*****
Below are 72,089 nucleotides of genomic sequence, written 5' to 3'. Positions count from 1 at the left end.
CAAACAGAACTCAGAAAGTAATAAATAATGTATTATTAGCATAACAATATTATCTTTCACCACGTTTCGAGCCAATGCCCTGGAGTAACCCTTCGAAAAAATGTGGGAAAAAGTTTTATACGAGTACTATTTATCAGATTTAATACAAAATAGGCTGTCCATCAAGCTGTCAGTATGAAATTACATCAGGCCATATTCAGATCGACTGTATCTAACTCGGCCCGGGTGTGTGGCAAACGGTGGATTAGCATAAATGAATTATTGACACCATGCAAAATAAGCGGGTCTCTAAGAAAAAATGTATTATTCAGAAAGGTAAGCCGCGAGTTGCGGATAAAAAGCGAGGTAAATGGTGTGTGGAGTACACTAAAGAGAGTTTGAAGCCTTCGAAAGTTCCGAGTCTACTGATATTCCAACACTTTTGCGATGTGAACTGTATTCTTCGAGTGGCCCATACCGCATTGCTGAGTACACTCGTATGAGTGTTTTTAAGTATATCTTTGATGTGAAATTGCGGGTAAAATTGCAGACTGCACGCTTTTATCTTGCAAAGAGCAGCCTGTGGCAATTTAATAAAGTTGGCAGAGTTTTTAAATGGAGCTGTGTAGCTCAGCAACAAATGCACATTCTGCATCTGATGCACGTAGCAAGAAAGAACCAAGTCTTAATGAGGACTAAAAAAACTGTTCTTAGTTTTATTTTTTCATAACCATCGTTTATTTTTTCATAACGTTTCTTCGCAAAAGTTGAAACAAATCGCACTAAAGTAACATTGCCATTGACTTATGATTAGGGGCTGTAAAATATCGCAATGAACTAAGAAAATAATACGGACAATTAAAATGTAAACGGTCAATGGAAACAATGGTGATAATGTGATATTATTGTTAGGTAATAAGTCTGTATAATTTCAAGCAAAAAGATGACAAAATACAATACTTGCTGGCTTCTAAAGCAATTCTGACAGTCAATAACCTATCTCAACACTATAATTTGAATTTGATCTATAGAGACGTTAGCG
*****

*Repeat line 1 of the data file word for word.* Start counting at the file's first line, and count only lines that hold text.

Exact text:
Below are 72,089 nucleotides of genomic sequence, written 5' to 3'. Positions count from 1 at the left end.